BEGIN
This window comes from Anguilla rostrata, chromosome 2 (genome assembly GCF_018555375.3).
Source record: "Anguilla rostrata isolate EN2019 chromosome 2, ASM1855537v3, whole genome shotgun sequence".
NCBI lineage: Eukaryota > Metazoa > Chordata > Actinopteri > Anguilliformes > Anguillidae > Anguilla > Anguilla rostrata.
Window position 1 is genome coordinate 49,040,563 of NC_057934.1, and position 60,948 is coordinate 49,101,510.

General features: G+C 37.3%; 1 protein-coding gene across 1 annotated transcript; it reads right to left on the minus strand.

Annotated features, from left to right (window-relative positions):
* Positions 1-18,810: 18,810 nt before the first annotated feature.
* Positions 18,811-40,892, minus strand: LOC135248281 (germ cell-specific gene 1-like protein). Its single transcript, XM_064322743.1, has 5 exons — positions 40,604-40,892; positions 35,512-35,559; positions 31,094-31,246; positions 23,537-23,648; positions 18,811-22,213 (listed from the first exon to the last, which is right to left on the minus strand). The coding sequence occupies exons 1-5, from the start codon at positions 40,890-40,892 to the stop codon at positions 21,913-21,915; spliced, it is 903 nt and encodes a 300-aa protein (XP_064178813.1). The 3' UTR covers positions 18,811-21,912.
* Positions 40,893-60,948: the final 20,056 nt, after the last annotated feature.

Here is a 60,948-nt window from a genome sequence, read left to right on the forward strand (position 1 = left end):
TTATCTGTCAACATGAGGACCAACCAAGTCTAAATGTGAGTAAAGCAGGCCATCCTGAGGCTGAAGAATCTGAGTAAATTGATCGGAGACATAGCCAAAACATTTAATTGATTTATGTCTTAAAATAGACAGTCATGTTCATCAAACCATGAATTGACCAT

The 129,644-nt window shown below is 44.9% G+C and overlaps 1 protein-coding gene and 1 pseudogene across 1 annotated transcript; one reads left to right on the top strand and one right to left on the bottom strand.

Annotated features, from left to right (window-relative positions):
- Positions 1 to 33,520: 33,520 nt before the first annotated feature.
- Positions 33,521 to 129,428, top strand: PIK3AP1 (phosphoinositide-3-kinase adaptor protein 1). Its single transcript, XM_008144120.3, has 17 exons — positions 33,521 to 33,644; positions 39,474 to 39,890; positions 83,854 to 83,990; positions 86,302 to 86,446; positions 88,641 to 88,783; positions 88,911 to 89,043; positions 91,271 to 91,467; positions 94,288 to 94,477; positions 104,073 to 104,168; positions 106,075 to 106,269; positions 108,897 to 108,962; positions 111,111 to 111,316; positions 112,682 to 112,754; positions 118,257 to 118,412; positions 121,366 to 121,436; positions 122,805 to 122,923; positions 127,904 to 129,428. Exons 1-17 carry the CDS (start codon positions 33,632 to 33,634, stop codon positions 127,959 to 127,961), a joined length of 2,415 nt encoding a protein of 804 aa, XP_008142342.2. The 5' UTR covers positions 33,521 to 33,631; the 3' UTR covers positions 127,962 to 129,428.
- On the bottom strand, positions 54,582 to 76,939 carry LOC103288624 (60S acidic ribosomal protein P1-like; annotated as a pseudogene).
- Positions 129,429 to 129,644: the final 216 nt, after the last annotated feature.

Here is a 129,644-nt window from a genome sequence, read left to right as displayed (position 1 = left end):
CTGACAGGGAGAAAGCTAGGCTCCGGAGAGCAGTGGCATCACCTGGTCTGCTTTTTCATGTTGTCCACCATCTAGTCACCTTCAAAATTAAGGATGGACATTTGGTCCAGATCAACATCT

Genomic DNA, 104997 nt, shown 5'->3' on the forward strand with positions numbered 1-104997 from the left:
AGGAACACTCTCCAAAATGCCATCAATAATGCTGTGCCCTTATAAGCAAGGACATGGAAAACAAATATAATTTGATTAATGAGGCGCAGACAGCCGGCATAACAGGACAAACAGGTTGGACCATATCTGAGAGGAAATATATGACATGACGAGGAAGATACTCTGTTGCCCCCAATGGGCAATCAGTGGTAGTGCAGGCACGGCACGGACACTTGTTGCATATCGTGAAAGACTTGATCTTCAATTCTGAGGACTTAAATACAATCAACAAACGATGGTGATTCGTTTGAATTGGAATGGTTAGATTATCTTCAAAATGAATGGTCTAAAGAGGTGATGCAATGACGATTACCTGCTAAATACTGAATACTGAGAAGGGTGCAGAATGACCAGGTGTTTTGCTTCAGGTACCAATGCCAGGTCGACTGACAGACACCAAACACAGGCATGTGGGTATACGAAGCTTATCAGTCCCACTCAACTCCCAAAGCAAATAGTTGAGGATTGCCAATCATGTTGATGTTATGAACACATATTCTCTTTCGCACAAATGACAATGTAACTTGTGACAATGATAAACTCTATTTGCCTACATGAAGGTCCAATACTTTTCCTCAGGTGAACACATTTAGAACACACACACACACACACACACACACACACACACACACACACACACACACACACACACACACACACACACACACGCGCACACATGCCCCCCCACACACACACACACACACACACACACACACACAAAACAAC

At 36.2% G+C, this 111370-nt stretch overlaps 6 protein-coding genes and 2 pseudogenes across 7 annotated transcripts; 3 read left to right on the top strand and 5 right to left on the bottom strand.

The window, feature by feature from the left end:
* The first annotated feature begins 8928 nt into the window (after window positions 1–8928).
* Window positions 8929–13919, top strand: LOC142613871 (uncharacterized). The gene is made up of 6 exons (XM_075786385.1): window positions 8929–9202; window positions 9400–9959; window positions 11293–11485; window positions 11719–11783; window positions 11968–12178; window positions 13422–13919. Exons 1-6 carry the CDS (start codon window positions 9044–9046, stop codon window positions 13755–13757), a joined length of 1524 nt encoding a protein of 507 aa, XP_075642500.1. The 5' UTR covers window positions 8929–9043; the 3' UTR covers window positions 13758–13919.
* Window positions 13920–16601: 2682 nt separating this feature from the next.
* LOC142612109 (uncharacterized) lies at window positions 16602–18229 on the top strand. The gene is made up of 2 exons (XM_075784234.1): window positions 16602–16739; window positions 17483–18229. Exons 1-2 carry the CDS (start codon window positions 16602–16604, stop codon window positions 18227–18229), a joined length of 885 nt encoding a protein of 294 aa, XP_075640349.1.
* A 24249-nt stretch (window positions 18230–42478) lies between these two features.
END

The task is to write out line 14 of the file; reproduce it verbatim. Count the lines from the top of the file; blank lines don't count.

- Positions 1 to 33,520: 33,520 nt before the first annotated feature.